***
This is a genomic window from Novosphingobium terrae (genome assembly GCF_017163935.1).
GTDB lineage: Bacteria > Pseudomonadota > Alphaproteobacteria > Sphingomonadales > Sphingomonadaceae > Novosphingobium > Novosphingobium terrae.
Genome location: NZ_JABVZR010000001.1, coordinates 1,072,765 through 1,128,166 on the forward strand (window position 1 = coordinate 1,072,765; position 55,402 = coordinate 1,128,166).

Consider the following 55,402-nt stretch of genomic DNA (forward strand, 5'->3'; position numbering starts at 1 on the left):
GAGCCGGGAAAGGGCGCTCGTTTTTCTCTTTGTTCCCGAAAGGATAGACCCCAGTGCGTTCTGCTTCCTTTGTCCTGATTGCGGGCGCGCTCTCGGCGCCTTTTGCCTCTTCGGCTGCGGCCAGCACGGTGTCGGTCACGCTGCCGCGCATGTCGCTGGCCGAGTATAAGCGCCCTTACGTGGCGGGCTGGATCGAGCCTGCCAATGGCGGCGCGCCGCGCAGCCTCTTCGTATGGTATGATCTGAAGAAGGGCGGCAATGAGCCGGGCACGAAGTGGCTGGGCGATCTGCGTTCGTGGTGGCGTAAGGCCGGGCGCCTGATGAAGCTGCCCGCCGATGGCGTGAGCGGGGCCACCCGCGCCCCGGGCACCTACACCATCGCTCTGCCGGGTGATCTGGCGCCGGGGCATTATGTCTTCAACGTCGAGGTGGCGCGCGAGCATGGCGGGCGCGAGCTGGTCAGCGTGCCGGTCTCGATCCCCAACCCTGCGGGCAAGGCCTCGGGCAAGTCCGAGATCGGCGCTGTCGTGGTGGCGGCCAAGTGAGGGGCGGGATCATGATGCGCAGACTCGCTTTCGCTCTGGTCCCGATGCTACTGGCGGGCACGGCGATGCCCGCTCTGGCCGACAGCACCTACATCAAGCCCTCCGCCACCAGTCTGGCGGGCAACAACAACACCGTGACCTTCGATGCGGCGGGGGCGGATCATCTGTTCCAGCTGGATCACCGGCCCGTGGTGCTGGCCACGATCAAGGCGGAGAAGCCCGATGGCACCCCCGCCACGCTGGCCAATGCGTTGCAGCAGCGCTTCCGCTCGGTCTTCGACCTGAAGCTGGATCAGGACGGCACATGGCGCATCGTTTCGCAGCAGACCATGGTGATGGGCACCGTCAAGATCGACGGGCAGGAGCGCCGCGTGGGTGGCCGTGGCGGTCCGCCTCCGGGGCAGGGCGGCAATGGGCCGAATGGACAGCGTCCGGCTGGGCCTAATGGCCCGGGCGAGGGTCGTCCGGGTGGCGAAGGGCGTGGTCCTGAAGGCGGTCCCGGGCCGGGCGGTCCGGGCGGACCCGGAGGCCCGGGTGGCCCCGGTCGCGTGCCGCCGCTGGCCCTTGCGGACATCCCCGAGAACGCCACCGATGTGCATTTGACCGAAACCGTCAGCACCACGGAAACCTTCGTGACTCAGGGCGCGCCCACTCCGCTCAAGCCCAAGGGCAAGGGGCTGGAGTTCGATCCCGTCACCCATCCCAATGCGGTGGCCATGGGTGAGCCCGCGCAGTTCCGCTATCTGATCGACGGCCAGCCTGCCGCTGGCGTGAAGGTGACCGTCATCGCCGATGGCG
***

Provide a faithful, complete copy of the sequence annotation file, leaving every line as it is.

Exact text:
This is a genomic window from Novosphingobium terrae (genome assembly GCF_017163935.1).
GTDB lineage: Bacteria > Pseudomonadota > Alphaproteobacteria > Sphingomonadales > Sphingomonadaceae > Novosphingobium > Novosphingobium terrae.
Genome location: NZ_JABVZR010000001.1, coordinates 1,072,765 through 1,128,166 on the forward strand (window position 1 = coordinate 1,072,765; position 55,402 = coordinate 1,128,166).

Consider the following 55,402-nt stretch of genomic DNA (forward strand, 5'->3'; position numbering starts at 1 on the left):
GAGCCGGGAAAGGGCGCTCGTTTTTCTCTTTGTTCCCGAAAGGATAGACCCCAGTGCGTTCTGCTTCCTTTGTCCTGATTGCGGGCGCGCTCTCGGCGCCTTTTGCCTCTTCGGCTGCGGCCAGCACGGTGTCGGTCACGCTGCCGCGCATGTCGCTGGCCGAGTATAAGCGCCCTTACGTGGCGGGCTGGATCGAGCCTGCCAATGGCGGCGCGCCGCGCAGCCTCTTCGTATGGTATGATCTGAAGAAGGGCGGCAATGAGCCGGGCACGAAGTGGCTGGGCGATCTGCGTTCGTGGTGGCGTAAGGCCGGGCGCCTGATGAAGCTGCCCGCCGATGGCGTGAGCGGGGCCACCCGCGCCCCGGGCACCTACACCATCGCTCTGCCGGGTGATCTGGCGCCGGGGCATTATGTCTTCAACGTCGAGGTGGCGCGCGAGCATGGCGGGCGCGAGCTGGTCAGCGTGCCGGTCTCGATCCCCAACCCTGCGGGCAAGGCCTCGGGCAAGTCCGAGATCGGCGCTGTCGTGGTGGCGGCCAAGTGAGGGGCGGGATCATGATGCGCAGACTCGCTTTCGCTCTGGTCCCGATGCTACTGGCGGGCACGGCGATGCCCGCTCTGGCCGACAGCACCTACATCAAGCCCTCCGCCACCAGTCTGGCGGGCAACAACAACACCGTGACCTTCGATGCGGCGGGGGCGGATCATCTGTTCCAGCTGGATCACCGGCCCGTGGTGCTGGCCACGATCAAGGCGGAGAAGCCCGATGGCACCCCCGCCACGCTGGCCAATGCGTTGCAGCAGCGCTTCCGCTCGGTCTTCGACCTGAAGCTGGATCAGGACGGCACATGGCGCATCGTTTCGCAGCAGACCATGGTGATGGGCACCGTCAAGATCGACGGGCAGGAGCGCCGCGTGGGTGGCCGTGGCGGTCCGCCTCCGGGGCAGGGCGGCAATGGGCCGAATGGACAGCGTCCGGCTGGGCCTAATGGCCCGGGCGAGGGTCGTCCGGGTGGCGAAGGGCGTGGTCCTGAAGGCGGTCCCGGGCCGGGCGGTCCGGGCGGACCCGGAGGCCCGGGTGGCCCCGGTCGCGTGCCGCCGCTGGCCCTTGCGGACATCCCCGAGAACGCCACCGATGTGCATTTGACCGAAACCGTCAGCACCACGGAAACCTTCGTGACTCAGGGCGCGCCCACTCCGCTCAAGCCCAAGGGCAAGGGGCTGGAGTTCGATCCCGTCACCCATCCCAATGCGGTGGCCATGGGTGAGCCCGCGCAGTTCCGCTATCTGATCGACGGCCAGCCTGCCGCTGGCGTGAAGGTGACCGTCATCGCCGATGGCG